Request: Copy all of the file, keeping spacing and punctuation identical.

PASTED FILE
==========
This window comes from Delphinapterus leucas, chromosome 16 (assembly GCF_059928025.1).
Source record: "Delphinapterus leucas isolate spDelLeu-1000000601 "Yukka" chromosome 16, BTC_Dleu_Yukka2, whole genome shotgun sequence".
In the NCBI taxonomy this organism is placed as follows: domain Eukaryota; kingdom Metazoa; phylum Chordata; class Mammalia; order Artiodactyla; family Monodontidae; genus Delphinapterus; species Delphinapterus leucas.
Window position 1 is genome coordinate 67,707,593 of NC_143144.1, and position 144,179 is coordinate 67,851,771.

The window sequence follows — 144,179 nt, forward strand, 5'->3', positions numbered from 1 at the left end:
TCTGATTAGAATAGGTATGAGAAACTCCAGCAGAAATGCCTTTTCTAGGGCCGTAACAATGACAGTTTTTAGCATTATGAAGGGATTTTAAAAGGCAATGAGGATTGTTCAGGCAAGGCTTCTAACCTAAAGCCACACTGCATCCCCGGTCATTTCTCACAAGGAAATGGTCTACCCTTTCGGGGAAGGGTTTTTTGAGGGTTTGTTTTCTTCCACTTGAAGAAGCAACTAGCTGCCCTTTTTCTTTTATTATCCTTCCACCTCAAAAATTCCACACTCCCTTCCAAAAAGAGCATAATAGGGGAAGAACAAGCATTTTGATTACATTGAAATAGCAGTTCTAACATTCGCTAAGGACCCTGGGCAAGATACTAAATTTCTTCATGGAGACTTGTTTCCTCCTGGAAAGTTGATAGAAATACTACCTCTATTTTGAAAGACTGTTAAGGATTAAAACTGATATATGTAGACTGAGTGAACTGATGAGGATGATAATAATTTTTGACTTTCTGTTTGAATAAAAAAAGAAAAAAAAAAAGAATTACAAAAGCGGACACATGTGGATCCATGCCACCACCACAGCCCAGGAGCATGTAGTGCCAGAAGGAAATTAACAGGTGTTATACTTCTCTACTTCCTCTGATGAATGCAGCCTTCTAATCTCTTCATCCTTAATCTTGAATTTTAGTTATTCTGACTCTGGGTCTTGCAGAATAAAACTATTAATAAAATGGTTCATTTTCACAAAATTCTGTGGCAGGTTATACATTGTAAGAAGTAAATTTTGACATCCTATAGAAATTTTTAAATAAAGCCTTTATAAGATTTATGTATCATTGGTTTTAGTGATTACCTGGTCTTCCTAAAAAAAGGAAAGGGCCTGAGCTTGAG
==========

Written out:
This window comes from Delphinapterus leucas, chromosome 16 (assembly GCF_059928025.1).
Source record: "Delphinapterus leucas isolate spDelLeu-1000000601 "Yukka" chromosome 16, BTC_Dleu_Yukka2, whole genome shotgun sequence".
In the NCBI taxonomy this organism is placed as follows: domain Eukaryota; kingdom Metazoa; phylum Chordata; class Mammalia; order Artiodactyla; family Monodontidae; genus Delphinapterus; species Delphinapterus leucas.
Window position 1 is genome coordinate 67,707,593 of NC_143144.1, and position 144,179 is coordinate 67,851,771.

The window sequence follows — 144,179 nt, forward strand, 5'->3', positions numbered from 1 at the left end:
TCTGATTAGAATAGGTATGAGAAACTCCAGCAGAAATGCCTTTTCTAGGGCCGTAACAATGACAGTTTTTAGCATTATGAAGGGATTTTAAAAGGCAATGAGGATTGTTCAGGCAAGGCTTCTAACCTAAAGCCACACTGCATCCCCGGTCATTTCTCACAAGGAAATGGTCTACCCTTTCGGGGAAGGGTTTTTTGAGGGTTTGTTTTCTTCCACTTGAAGAAGCAACTAGCTGCCCTTTTTCTTTTATTATCCTTCCACCTCAAAAATTCCACACTCCCTTCCAAAAAGAGCATAATAGGGGAAGAACAAGCATTTTGATTACATTGAAATAGCAGTTCTAACATTCGCTAAGGACCCTGGGCAAGATACTAAATTTCTTCATGGAGACTTGTTTCCTCCTGGAAAGTTGATAGAAATACTACCTCTATTTTGAAAGACTGTTAAGGATTAAAACTGATATATGTAGACTGAGTGAACTGATGAGGATGATAATAATTTTTGACTTTCTGTTTGAATAAAAAAAGAAAAAAAAAAAGAATTACAAAAGCGGACACATGTGGATCCATGCCACCACCACAGCCCAGGAGCATGTAGTGCCAGAAGGAAATTAACAGGTGTTATACTTCTCTACTTCCTCTGATGAATGCAGCCTTCTAATCTCTTCATCCTTAATCTTGAATTTTAGTTATTCTGACTCTGGGTCTTGCAGAATAAAACTATTAATAAAATGGTTCATTTTCACAAAATTCTGTGGCAGGTTATACATTGTAAGAAGTAAATTTTGACATCCTATAGAAATTTTTAAATAAAGCCTTTATAAGATTTATGTATCATTGGTTTTAGTGATTACCTGGTCTTCCTAAAAAAAGGAAAGGGCCTGAGCTTGAG